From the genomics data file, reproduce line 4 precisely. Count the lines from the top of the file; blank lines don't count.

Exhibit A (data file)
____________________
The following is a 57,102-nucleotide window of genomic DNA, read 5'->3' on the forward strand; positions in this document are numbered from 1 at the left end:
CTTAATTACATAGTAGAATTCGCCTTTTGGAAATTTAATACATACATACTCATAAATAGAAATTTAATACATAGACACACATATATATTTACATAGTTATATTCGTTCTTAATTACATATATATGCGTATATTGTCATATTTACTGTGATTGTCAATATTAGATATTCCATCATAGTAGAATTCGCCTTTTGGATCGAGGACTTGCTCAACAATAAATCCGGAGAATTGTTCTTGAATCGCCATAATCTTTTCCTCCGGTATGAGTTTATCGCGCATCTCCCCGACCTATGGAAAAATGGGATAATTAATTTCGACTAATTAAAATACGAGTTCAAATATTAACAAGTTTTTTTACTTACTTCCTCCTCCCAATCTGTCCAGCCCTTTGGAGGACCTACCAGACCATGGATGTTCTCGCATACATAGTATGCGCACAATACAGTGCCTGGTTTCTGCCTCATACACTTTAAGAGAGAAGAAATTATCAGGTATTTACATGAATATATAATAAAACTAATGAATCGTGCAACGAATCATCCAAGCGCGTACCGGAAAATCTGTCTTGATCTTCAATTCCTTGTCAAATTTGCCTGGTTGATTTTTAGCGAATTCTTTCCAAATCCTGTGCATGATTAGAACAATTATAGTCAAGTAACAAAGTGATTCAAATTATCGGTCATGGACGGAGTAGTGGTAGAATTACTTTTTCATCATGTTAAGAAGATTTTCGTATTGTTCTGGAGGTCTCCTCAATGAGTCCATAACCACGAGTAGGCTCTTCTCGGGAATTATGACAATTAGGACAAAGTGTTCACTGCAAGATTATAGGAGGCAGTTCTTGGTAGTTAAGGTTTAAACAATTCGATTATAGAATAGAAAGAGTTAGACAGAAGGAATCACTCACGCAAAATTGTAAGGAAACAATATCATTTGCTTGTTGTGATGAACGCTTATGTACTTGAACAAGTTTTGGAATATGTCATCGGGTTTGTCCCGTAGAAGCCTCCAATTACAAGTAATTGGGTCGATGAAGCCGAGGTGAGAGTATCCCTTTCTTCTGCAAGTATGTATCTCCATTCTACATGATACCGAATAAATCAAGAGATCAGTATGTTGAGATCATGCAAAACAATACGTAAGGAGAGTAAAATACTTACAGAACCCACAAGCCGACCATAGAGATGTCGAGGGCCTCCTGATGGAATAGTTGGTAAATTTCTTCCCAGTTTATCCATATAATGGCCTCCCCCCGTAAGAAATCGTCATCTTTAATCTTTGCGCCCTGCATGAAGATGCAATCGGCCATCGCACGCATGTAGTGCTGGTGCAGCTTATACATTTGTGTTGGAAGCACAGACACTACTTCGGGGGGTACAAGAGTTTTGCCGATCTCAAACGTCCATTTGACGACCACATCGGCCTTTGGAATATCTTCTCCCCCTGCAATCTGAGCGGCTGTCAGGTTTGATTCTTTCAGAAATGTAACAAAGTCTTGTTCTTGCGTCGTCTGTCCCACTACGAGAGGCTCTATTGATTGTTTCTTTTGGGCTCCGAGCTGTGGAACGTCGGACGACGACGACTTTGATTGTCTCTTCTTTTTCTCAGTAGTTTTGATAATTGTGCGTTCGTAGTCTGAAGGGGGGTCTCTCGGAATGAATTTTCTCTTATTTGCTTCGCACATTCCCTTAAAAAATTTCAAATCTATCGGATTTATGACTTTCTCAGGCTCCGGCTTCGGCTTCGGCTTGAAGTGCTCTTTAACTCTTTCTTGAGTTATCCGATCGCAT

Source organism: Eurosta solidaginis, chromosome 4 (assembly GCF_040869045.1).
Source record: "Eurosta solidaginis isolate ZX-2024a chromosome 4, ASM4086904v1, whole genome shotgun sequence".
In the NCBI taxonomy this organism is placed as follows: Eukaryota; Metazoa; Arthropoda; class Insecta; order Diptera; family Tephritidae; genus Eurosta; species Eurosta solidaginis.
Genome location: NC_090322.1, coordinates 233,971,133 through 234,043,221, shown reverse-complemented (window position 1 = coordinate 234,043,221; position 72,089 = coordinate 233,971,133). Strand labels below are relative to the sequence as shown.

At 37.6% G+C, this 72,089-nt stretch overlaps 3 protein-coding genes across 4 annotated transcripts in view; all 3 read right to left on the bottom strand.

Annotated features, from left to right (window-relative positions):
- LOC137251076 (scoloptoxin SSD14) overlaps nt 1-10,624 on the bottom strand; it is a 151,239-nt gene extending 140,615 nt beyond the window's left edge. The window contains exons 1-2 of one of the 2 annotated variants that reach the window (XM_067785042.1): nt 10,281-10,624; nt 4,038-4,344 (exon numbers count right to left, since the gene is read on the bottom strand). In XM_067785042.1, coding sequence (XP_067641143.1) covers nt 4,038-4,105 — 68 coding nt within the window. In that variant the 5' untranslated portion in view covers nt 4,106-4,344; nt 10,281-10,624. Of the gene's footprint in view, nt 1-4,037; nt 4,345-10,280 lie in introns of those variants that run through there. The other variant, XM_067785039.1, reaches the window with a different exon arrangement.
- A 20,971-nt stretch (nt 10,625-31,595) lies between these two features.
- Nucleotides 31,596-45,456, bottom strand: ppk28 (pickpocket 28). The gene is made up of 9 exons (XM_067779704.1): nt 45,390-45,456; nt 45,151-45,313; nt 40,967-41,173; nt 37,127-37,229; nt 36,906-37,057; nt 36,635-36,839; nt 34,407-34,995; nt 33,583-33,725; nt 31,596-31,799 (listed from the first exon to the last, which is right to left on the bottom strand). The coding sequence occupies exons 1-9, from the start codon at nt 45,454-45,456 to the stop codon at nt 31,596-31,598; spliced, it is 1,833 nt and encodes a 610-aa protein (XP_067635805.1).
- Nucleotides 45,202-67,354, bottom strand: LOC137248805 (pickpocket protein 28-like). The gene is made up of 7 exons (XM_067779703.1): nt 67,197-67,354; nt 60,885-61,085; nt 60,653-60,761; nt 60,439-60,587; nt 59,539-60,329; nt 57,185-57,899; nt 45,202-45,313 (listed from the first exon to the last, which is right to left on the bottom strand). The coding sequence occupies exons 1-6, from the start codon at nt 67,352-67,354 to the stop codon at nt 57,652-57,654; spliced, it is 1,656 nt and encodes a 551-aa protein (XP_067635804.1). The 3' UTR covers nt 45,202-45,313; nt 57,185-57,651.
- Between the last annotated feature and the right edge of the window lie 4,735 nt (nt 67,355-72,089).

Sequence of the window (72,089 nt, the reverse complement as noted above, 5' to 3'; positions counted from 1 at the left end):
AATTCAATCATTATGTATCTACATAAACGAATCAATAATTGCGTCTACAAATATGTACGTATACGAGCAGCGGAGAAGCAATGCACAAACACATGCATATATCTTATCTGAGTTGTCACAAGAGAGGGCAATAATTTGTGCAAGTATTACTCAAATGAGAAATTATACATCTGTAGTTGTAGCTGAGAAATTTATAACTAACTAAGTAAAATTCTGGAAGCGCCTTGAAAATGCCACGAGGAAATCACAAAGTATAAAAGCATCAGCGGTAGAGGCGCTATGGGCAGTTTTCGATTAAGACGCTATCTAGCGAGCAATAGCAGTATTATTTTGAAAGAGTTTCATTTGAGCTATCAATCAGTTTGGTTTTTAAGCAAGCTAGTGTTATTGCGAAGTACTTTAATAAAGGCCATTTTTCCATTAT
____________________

Source record: "Eurosta solidaginis isolate ZX-2024a chromosome 4, ASM4086904v1, whole genome shotgun sequence".